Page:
Convoluted human evolution: Neanderthal split (Introduction)

by David Turell @, Wednesday, March 16, 2016, 23:03 (730 days ago) @ David Turell

Apparently about 430,000 years ago, or maybe more:

"The remains are known as the Sima hominins because they were found in Sima de los Huesos (Spanish for ‘pit of bones'), a 13-metre-deep shaft in Spain's Atapuerca mountains. Few ancient sites are as important or intriguing as Sima, which holds the remains of at least 28 individuals, along with those of dozens of cave bears and other animals. The hominins might have plummeted to their death, but some researchers think they were deliberately buried there.

"The Sima hominin skulls have the beginnings of a prominent brow ridge, as well as other traits typical of Neanderthals. But other features, and uncertainties around their age — some studies put them at 600,000 years old, others closer to 400,000 — convinced many researchers that they might instead belong to an older species known as Homo heidelbergensis.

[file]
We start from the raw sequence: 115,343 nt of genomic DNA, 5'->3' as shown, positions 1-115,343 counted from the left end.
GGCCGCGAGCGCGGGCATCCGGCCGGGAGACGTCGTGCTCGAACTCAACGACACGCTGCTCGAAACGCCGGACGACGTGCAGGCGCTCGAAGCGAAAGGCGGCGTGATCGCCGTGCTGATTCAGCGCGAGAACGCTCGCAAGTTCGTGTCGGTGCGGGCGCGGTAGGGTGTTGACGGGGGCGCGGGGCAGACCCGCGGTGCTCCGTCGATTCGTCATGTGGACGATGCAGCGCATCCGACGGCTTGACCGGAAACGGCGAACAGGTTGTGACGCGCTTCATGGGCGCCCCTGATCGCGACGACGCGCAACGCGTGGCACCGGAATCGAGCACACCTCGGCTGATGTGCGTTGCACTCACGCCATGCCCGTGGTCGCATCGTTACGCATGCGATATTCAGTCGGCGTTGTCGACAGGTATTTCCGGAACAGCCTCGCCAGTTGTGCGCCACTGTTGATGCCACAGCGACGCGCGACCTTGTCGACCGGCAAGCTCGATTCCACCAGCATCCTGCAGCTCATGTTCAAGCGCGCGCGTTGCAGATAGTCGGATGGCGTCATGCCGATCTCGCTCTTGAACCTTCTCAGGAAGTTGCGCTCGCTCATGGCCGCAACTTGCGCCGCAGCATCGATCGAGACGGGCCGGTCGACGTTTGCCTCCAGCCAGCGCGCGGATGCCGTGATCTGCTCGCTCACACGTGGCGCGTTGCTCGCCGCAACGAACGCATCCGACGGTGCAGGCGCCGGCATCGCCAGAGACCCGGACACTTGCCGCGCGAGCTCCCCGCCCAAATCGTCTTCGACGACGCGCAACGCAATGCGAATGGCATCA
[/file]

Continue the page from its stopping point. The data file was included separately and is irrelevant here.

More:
"The nuclear DNA, Meyer's team reports in Nature on 14 March, shows that the Sima hominins are in fact early Neanderthals. And its age suggests that the early predecessors of humans diverged from those of Neanderthals between 550,000 and 765,000 years ago — too far back for the common ancestors of both to have been Homo heidelbergensis, as some had posited.

"Researchers should now be looking for a population that lived around 700,000 to 900,000 years ago, says Martinón-Torres. She thinks that Homo antecessor, known from 900,000-year-old remains from Spain, is the strongest candidate for the common ancestor, if such specimens can be found in Africa or the Middle East.

"The team's latest mitochondrial sequences, meanwhile, again confirm the puzzling link between the Sima hominins and the Denisovans. Meyer suggests that the ancestors of the two groups carried mitochondrial DNA that is reflected in both — but which is not present in later Neanderthals. This elimination could have happened by chance, but Meyer now favours the hypothesis that an as yet unknown species from Africa migrated to Eurasia and bred with Neanderthals, replacing the mitochondrial DNA lineages. (Supporting this idea, stone-tool technologies spread from Africa to Eurasia around half a million years ago, and again 250,000 years ago)."

Comment: Still a bush of hominins, sorting out the timing of the branches.

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